Saturday, October 3, 2009

Walk this way to an easy $881 in retirement savings.

I recently brought my husband's Bostonian dress shoes in to have them re-healed and get new half soles. They were already official bargain shoes as new, the shoes would have cost $129.99, but on ebay I found them used, like new, for $29.99 which included shipping.

Eventually the soles in these shoes wore out and I called around to find a place that would resole them. Prices varied and $44 at Cecil's Shoe Repair was the lowest. If we had gone out and bought a new pair, it would have been another $129.99.

The savings on these simple two steps is $185.99 verses buying two new pairs of shoes. At 41, and assuming a typical retirement age of 65, that will grow at 6.5% interest to $881 in retirement savings, with no extra work on our part.

Now you might question why I didn't simply get a second set off ebay as the cost was even lower than resoling. The answer is two-fold. Finding used, but like new at that cost in my husband's size requires some luck. In addition, I try to be sensitive to the environment. The idea of reuse, repair, recycle is gaining ground across the board. Even the Patagonia company is now requesting its customers resole rather than rebuy when possible.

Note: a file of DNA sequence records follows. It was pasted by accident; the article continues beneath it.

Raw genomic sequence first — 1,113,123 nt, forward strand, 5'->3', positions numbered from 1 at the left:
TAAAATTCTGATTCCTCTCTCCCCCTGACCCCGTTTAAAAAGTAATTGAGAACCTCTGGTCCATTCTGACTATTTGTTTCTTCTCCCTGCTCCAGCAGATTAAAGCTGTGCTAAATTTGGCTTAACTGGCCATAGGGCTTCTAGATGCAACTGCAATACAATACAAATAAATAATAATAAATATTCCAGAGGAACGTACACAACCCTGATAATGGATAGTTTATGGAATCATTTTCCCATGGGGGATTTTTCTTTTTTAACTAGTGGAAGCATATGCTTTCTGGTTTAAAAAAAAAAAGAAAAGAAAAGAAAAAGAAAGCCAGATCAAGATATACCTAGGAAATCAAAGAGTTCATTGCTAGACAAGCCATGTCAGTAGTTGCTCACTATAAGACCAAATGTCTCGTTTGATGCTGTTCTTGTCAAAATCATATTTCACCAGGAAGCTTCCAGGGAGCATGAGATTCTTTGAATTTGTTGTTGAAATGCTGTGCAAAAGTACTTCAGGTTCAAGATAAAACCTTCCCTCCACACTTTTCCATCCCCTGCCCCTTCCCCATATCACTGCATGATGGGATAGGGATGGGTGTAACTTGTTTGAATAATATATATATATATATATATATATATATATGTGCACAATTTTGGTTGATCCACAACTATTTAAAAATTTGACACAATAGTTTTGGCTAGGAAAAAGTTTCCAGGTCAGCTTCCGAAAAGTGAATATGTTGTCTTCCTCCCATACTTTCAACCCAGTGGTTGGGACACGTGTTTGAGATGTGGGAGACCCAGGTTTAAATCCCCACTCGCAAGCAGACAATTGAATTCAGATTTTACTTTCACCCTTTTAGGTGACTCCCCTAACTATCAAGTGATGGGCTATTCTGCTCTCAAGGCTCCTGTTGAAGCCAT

While resoling might not seem like the obvious choice, given that it sometimes approaches the cost of a new pair, there are other reasons to consider resoling shoes. Once a customer thinks about the natural resources used to create a new pair of shoes, shipping those shoes across the ocean, and then the landfill space required to dispose of the old shoes, they might decide that repairing is one way to lessen their impact on the environment. Not to mention the fact that customers current shoes are already broken in.

And when the shoes are in too sad of condition to resole, I still donate them. The article titled "10 Things You Can Do To Recycle More", states:

8. Shoes- Be sure to recycle even your “so-last-season” flip-flops! There are a couple of options for recycling shoes in Minnesota. Goodwill stores sends shoes that are “too worn” to textile and shoe recyclers. Wipers Recycling in Maplewood recycles shoes into biodegradeable oil spill clean up kits.

Thus a high quality pair of shoes, especially if you can get them used, is going to be easier not only on your pocketbook but the earth. And those ladies lusting after Manolo Blahniks are really pretty green at heart;-).



  1. I really like that you pointed out that saving resources is on the level with saving money. And, I too, can relate to having a hard time finding something in my taste and size (or that of my family members). If you already know you like it, the trouble of resoling or repairing is well worth the expense.

  2. Excellent idea! While we have never bought expensive shoes, we have recently started buying Hubby more expensive ones due to foot problems. We are fortunate that our insurance pays for orthopedic shoes and inserts, but when those expensive shoes need it, I will be looking for a shoe shop. Thanks for the great, and money saving idea!

  3. We always resole when we can. Have for years.

    ~~LuxLivingFrugalis, Totally Debt-FREE